“These awarded projects are another important step in furthering the Idaho Broadband Advisory Board’s mission of ensuring that all Idahoans have access to affordable and reliable internet,” Idaho Broadband Advisory Board Chair, Representative John Vander Woude said in a prepared statement. “These projects will connect homes and businesses across the entire State.”
Seven of the award recipients were individual counties pursuing varying options to shore up access to largely rural unserved and underserved residents.
UTOPIA Fiber has completed its fourth major broadband deployment of 2023, with the finished construction of a $23.5 million citywide fiber-to-the-home (FTTH) build in Syracuse, Utah (est. pop. 33,000).
Network construction began November 30, 2021, and its first customer was connected on September 12, 2023. UTOPIA officials say the new Syracuse network passes 12,324 residential addresses, and has already reached a nearly 16% subscriber take rate in the city.
UTOPIA, shorthand for Utah Telecommunication Open Infrastructure Agency, is a collaboration between 11 Utah cities that joined together in 2004 to build, deploy and operate a fiber network that reaches every last home and business in its territory. Since 2009, UTOPIA’s expansion has been funded entirely by subscriber revenues.
Despite some early lawsuits by regional monopolies like Qwest (now Centurylink/Lumen) designed to kill the project before it could get a foothold, UTOPIA has not only survived but thrived, and its success has been transformative for large swaths of the Beehive State.
Syracuse – like many U.S. communities – had been consistently underserved by a duopoly of Comcast and Centurylink (Lumen). That lack of competition consistently results in sluggish, expensive, spotty broadband service, and substandard customer service. Now, locals have access to a variety of far more affordable options thanks to a menu of UTOPIA partner ISPs.
Knoxville, Tennessee's Knoxville Utility Board (KUB) says it has completed the first phase of its ambitious broadband deployment, bringing affordable fiber access to more than 50,000 premises in this city of 192,000 – many for the very first time.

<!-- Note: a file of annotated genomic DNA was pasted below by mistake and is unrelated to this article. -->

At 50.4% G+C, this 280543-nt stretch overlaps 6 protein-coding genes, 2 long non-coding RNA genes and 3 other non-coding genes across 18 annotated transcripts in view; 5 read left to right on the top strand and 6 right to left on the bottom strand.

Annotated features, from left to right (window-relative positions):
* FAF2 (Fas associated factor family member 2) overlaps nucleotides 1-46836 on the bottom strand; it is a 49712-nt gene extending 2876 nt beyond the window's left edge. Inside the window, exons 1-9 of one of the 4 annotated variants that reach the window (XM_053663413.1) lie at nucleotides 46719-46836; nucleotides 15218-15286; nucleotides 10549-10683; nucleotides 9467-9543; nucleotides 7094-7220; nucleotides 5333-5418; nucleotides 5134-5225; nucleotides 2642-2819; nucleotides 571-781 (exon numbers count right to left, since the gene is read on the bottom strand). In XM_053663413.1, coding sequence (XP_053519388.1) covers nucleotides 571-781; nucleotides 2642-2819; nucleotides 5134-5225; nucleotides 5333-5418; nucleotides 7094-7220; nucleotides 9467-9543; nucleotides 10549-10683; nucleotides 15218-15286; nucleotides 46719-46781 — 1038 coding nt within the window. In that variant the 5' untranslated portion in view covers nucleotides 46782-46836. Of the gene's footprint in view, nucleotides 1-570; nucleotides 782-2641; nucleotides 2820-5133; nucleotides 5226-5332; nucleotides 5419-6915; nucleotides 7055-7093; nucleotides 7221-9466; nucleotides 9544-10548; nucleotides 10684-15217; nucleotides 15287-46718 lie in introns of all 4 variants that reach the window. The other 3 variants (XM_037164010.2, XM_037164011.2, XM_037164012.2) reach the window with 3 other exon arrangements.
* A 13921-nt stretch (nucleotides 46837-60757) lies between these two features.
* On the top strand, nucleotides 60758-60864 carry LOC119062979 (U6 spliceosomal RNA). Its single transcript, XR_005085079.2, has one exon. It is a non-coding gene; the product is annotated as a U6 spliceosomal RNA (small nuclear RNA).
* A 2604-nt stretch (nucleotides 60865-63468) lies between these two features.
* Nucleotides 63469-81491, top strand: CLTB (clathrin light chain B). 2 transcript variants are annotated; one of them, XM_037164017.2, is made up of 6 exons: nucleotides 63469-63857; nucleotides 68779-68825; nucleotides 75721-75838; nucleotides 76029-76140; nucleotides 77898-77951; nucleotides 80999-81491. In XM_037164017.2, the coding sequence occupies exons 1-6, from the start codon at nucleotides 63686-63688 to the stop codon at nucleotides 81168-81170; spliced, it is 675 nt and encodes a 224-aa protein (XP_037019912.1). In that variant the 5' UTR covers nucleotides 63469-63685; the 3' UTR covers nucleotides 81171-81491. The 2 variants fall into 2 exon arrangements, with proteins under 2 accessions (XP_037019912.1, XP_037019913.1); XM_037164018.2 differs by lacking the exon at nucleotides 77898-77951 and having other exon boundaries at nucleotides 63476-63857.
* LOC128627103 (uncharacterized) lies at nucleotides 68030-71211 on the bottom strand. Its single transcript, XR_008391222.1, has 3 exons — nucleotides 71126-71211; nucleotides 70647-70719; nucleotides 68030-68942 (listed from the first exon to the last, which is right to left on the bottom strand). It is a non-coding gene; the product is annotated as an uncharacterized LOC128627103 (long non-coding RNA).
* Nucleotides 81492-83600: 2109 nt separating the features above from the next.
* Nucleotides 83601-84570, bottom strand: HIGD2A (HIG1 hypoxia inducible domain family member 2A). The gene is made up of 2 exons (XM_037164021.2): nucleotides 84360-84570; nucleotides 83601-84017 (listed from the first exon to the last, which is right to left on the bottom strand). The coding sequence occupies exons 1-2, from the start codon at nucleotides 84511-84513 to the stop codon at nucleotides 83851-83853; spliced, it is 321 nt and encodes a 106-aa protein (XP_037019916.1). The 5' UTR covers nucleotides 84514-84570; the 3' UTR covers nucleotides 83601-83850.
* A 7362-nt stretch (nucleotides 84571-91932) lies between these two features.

When we last wrote about KUB back in 2021, the city's utility had just received approval to build what will eventually be the biggest municipal broadband network in the U.S.
All told, the $702 million project, known as KUB Fiber, aims to deliver affordable fiber to 210,000 households across KUB’s 688-square-mile service area, taking between seven and ten years to complete.
KUB says that the first phase of fiber deployment involved the installation of more than 1,100 miles of fiber infrastructure. Upgraded users have the option of three tiers of service: symmetrical gigabit per second (Gbps) service for $65 a month; symmetrical 2.5 Gbps service for $150 a month; and symmetrical 10 Gbps service for $300 a month.
KUB’s service tiers do not come with usage caps or long-term contracts. Unlike many municipal operations, KUB is also offering locals the option of bundling television service.
KUB was driven to expand access after more than a decade of local frustration at the slow speeds, high prices, and spotty coverage caused by a notable lack of competition between regional telecom monopolies, AT&T and Comcast (Xfinity). Both companies have attempted to lock down customers via long-term contracts ahead of the network’s completion.
As one local resident said:
“Comcast thanked me for being a customer for 23 years, but it's not because I've had the option to go anywhere else. They have had 23 years to fix these problems and they haven't."